The head of the FDA’s digital health arm has said that he plans to extend little oversight on new wearable devices like the Apple Watch.
“We are taking a very light touch, an almost hands-off approach,” said Bakul Patel to Bloomberg.
A flurry of questions have begun to bubble over new mobile technologies claiming to have healthcare hooks. While health tracking devices are anything but new, the Apple Watch is expected to bring wrist-worn wearables to the mass market. This has led many to wonder if there should be regulatory oversight.
The questions revolve around what features a device has and what conclusions can be drawn from these features. The Apple Watch, for example, is looking to incorporate a slew of potential health-based features on its device including ways to measure blood pressure, body temperature, glucose levels, hydration, and oxygen level. And devices like these are expected to get only more advanced as time goes on.
Patel says the FDA is looking into is whether a feature on a new product tries to copy what a medical device would do. If the technology is not focusing on diagnosis and treatment, it will likely not be thoroughly examined.
In the past there have been a few brouhahas over tech startups claiming to offer unverified medical services. Most famous was 23andMe, which offered users personalised health reports that were said to provide clues about what future illnesses the users may face. The FDA went after 23andMe last year, telling the startup to stop marketing its testing services.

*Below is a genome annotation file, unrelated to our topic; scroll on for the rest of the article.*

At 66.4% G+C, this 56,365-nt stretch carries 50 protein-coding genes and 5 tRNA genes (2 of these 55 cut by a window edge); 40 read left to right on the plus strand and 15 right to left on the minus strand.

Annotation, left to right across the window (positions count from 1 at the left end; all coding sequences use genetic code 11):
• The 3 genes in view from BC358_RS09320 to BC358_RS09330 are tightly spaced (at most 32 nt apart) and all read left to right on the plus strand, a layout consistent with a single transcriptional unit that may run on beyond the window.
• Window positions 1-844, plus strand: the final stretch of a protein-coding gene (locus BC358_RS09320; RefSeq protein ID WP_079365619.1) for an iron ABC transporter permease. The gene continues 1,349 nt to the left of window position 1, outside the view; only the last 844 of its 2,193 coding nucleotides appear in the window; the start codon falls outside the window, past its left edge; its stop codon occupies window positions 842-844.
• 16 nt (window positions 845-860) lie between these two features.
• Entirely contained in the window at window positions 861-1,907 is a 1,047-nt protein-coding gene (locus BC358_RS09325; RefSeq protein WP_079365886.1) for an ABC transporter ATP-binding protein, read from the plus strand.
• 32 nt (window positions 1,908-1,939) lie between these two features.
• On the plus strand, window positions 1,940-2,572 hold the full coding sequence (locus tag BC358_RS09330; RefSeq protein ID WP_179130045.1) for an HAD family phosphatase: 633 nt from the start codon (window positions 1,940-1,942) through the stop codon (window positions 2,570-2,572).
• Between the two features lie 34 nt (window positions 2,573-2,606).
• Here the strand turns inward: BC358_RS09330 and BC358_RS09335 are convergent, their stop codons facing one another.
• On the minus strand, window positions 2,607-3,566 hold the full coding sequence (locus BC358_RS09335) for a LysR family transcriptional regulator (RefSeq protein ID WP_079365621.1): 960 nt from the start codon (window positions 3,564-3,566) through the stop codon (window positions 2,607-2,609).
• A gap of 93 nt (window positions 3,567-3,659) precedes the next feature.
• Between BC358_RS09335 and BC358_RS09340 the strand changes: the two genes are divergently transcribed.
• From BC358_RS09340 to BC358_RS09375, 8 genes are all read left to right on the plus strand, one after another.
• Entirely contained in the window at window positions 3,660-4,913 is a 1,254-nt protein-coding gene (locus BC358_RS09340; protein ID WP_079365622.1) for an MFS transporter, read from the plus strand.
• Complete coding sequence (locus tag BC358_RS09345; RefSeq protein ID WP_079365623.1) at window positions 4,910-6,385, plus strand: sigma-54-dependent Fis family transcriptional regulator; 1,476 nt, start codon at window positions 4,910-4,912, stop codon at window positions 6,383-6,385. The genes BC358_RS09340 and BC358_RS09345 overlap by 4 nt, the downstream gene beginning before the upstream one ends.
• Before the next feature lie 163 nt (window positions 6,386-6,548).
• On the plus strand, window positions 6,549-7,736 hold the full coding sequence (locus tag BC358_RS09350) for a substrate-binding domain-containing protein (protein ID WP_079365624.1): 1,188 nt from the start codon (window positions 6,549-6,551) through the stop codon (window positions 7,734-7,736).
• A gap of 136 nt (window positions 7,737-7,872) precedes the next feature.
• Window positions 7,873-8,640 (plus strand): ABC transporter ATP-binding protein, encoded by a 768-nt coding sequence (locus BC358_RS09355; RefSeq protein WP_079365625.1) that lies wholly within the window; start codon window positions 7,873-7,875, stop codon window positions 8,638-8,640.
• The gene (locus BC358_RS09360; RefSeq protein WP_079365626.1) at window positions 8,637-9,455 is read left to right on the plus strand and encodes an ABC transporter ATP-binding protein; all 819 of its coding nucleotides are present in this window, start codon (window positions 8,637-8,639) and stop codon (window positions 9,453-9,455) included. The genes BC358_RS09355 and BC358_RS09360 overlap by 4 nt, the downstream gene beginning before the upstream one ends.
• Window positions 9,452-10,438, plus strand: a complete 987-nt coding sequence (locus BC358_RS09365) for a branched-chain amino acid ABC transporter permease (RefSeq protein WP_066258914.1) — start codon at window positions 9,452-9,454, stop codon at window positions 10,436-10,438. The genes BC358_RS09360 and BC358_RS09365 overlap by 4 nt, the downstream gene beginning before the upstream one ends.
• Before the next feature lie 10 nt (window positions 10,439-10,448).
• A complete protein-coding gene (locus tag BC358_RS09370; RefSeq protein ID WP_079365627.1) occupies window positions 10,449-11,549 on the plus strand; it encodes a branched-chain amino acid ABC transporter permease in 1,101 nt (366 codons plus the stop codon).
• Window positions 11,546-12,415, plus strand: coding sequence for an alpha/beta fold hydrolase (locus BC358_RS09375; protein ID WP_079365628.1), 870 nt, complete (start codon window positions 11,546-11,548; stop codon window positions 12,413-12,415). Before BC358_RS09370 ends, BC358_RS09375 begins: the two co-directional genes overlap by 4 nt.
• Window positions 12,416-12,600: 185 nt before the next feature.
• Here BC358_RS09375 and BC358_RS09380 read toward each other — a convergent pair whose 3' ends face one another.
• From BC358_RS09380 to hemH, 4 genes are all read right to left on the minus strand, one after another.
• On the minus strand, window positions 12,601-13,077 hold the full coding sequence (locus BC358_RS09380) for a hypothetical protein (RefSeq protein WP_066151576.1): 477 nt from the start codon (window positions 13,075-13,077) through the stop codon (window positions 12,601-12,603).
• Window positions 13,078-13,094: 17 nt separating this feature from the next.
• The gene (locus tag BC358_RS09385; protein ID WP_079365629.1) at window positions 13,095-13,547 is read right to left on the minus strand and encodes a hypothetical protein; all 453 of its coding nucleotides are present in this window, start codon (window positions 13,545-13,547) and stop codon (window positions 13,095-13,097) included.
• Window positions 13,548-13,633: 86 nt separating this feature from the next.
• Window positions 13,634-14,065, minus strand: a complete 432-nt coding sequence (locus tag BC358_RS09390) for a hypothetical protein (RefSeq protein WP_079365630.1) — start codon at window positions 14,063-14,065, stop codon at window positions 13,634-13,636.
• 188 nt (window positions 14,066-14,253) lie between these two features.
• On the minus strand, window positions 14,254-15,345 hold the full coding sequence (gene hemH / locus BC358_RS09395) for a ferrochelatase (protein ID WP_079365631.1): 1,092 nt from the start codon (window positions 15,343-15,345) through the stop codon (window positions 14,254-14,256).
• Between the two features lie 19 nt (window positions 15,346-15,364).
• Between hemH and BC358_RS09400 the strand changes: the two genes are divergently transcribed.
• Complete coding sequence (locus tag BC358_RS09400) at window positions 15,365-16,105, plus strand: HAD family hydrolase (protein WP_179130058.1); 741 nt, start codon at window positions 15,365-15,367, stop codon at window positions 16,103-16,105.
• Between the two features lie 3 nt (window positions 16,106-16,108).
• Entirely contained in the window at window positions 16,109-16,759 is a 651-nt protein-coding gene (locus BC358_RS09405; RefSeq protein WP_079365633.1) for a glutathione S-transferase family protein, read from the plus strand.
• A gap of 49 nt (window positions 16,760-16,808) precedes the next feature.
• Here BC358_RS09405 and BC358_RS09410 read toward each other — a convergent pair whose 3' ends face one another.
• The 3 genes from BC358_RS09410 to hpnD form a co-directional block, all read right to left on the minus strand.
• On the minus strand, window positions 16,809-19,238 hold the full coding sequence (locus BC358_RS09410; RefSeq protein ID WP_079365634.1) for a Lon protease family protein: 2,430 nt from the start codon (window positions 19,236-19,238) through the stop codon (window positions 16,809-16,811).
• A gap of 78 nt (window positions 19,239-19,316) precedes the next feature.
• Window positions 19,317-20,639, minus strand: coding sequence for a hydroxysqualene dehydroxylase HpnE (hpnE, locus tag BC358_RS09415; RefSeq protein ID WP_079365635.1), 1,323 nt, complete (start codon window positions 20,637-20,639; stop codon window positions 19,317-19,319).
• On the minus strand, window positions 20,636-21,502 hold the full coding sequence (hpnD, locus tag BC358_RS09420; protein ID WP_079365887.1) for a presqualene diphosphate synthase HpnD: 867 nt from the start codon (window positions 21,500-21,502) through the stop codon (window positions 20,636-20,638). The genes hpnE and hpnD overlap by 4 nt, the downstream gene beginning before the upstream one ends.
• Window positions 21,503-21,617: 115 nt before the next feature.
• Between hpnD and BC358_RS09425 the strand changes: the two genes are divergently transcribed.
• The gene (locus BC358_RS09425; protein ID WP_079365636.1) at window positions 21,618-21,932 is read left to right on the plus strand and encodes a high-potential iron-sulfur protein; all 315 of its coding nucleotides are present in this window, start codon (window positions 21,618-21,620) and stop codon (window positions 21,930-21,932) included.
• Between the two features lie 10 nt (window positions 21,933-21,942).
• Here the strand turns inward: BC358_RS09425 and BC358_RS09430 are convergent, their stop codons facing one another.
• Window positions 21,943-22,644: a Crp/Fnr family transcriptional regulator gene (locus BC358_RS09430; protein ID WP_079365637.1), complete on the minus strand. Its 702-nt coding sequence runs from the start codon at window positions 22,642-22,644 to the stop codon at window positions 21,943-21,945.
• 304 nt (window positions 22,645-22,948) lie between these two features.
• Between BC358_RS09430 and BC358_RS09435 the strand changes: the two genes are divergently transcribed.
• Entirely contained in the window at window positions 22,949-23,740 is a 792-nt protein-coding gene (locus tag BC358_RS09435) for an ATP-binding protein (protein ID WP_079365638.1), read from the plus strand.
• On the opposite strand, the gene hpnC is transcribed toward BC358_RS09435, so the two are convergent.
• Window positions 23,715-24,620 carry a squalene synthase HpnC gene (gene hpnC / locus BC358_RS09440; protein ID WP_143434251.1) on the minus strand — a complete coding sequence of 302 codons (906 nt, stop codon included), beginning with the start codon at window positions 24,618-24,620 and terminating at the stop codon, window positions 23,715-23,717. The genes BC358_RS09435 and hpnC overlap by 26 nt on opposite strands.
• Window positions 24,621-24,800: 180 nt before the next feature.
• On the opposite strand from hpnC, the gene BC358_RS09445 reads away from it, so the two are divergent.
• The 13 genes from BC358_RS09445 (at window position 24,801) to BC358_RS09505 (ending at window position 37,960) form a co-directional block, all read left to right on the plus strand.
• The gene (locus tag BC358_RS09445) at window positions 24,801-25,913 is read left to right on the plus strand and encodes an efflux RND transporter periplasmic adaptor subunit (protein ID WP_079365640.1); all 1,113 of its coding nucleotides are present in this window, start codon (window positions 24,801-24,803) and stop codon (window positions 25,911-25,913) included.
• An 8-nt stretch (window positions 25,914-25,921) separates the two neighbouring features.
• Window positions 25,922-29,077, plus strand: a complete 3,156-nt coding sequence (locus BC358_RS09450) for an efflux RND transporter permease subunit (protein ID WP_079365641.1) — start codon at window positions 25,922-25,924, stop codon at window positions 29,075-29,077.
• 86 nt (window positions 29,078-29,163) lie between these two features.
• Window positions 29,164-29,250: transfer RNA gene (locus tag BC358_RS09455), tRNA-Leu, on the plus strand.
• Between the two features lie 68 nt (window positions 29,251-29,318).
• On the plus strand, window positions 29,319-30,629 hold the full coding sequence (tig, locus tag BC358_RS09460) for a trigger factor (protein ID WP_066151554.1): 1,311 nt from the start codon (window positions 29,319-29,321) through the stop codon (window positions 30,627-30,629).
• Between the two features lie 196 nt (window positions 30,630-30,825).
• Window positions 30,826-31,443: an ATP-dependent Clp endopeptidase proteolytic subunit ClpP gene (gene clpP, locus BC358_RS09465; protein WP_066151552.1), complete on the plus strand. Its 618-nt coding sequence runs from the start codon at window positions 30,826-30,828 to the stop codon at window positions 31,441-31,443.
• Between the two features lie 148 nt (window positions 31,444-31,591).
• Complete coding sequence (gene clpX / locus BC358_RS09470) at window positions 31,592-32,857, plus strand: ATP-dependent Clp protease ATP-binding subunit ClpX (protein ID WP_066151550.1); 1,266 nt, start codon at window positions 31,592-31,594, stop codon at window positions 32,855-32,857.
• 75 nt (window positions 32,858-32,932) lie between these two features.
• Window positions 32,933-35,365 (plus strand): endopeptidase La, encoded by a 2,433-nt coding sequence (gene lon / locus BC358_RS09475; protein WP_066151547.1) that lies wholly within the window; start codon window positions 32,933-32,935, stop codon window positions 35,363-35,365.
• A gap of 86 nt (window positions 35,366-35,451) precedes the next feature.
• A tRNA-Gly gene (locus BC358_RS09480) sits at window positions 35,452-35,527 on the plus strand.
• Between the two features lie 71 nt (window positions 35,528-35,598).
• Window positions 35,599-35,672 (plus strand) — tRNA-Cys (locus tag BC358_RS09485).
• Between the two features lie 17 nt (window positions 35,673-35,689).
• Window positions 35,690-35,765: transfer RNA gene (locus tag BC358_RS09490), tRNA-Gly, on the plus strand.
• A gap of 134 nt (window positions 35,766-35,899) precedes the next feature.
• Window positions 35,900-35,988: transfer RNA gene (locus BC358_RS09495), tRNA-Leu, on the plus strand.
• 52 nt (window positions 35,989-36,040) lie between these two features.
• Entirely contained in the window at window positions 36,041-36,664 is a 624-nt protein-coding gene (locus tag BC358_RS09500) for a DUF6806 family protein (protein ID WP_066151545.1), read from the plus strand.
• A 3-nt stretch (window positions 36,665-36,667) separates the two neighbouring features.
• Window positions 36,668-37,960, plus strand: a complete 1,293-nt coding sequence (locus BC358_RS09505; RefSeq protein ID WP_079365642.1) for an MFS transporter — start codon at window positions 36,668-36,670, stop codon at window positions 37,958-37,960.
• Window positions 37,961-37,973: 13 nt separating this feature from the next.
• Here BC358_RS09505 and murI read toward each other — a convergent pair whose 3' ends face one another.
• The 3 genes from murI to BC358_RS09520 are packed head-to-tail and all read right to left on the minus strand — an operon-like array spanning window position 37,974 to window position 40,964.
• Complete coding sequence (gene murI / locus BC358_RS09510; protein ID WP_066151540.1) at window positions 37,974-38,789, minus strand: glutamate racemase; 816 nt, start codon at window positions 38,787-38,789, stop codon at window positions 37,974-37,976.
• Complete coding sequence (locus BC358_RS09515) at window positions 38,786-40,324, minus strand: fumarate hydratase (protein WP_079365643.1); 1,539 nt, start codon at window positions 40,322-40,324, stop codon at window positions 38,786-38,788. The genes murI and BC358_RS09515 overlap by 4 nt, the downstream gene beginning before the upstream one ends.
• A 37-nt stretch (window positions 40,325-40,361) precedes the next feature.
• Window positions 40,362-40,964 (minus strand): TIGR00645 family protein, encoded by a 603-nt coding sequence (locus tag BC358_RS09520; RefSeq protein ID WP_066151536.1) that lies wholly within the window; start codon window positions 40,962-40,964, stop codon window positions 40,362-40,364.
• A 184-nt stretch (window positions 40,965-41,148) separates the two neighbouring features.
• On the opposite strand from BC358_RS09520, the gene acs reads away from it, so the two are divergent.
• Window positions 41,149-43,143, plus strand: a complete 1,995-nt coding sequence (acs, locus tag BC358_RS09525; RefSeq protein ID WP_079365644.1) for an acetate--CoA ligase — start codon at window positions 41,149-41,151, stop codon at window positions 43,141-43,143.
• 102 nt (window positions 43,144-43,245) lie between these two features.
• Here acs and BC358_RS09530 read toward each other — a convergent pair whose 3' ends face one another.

The FDA considered 23andMe to be exceptionally problematic at the time because it could have been used to help patients and professionals make medical decisions. Wearable devices like the Apple Watch are probably not going to be used for such serious purposes, at least not at first.
All the same, there likely will be a time when the FDA will need to step in. For instance, a wrist-worn device called the Healbe says it can track caloric intake — a claim which led to an onslaught of critical responses. If devices purporting such capabilities become mass marketed, Patel and his team may need add their two cents.
Until then, Patel told Bloomberg that his administration would continue keeping a close eye on devices like the Apple Watch. But they will remain in the backseat when to comes to formal oversight.